Everyday life is rich with metaphors, which can act to kindle the divine spark in children. For example, the way life is born anew in springtime, the age rings on a tree, the transformation of a caterpillar into butterfly, how water finds its way back to the ocean, all contain valuable spiritual metaphors. To openly express gratitude to God for the beauty of nature, to smile and greet an old person, to notice the unique patterns of the living world, these also represent excellent opportunities to help children to connect with the meaning and value of existence.
One parent used a simple metaphoric exercise to teach his three children a valuable spiritual lesson. He sat them all down at the family dining table and gave each a tube of toothpaste, a paper plate and a Popsicle stick. He asked them to squeeze the toothpaste onto the paper plate, and promised a ten-dollar bill to the first on who could get the toothpaste back into the tube using the stick. The children struggled for some time but to no avail, and finally gave up exasperated. He then explained to them that unkind words and words of anger are like the toothpaste, easy to get out, and impossible to take back.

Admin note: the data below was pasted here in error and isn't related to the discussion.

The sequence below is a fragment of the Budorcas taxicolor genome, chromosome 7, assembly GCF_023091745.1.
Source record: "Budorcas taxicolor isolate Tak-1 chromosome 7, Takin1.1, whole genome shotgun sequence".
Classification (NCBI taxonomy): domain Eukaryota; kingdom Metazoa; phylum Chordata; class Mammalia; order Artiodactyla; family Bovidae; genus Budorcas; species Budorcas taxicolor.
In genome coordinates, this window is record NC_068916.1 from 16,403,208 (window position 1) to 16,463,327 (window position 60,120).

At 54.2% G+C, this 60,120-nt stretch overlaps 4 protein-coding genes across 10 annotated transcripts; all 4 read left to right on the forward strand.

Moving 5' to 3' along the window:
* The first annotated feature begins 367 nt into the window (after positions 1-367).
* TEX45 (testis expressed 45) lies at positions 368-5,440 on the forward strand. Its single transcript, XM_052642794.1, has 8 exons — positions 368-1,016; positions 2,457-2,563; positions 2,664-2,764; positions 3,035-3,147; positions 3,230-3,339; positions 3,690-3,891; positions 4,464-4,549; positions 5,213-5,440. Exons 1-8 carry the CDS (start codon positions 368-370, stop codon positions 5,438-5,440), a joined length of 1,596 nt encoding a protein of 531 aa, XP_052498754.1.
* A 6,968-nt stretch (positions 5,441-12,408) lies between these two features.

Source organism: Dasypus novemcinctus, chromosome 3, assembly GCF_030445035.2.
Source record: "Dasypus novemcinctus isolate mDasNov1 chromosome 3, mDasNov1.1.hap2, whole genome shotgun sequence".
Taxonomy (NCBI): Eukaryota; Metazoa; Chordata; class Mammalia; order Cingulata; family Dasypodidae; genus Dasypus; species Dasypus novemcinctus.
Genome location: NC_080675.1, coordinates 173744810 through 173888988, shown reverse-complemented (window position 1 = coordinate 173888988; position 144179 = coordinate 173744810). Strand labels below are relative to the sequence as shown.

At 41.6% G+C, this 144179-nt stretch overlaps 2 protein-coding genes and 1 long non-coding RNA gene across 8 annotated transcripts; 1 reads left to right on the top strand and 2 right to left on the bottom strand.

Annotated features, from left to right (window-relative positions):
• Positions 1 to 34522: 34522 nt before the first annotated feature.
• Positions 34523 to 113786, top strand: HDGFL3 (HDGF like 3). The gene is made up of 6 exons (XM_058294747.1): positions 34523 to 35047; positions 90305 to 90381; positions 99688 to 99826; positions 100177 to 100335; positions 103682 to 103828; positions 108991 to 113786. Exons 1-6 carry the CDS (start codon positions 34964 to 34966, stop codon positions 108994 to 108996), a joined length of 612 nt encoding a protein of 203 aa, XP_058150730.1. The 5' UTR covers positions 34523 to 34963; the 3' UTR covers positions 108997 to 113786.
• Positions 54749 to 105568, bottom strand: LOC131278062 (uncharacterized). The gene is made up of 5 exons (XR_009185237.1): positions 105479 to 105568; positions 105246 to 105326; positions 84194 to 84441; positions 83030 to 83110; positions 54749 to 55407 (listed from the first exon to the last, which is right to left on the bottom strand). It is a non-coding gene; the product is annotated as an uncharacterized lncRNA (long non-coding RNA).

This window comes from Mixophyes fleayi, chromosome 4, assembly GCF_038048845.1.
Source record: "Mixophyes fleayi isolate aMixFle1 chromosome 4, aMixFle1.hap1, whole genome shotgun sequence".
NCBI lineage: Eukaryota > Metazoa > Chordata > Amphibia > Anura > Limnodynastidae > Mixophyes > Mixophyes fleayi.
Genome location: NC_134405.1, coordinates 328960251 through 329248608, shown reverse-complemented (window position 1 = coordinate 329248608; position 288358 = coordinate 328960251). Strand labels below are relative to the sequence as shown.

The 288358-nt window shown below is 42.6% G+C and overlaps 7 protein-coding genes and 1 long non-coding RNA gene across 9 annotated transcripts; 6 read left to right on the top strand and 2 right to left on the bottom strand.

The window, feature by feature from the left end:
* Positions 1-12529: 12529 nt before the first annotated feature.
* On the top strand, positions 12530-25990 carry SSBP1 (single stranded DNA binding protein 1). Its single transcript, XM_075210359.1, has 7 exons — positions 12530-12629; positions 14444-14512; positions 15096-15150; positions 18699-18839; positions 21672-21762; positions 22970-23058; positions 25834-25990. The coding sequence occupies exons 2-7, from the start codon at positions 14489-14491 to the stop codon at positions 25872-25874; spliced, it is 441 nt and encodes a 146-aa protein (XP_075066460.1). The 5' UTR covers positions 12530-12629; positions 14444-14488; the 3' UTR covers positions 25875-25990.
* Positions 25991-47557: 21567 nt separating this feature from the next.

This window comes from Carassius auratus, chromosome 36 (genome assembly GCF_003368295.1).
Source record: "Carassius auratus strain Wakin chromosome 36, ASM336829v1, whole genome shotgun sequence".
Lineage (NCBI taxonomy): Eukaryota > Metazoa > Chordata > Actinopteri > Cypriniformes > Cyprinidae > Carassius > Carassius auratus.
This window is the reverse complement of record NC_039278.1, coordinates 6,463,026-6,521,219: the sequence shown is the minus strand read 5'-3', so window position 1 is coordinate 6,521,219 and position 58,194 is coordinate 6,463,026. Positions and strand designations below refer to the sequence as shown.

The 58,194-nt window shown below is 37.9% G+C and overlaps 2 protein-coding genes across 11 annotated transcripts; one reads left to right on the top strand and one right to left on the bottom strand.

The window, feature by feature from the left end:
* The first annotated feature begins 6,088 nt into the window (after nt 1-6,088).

The more connections we help them make between the material and spiritual world, the easier it will be for them to identify and connect with these realities. We can literally help them to weave the fabric of relationship, not only with family, friends, neighbors, and community but also with nature and ultimately with God. We can provide learning environments which act to enhance and stimulate their observational abilities so that, they may be alone, but not lonely; apart from, but not disconnected; struggling, but not hopeless. We can validate the truth that God desires to express through them, and help them to celebrate their own unique personality. We can teach them how to think, not merely what to think.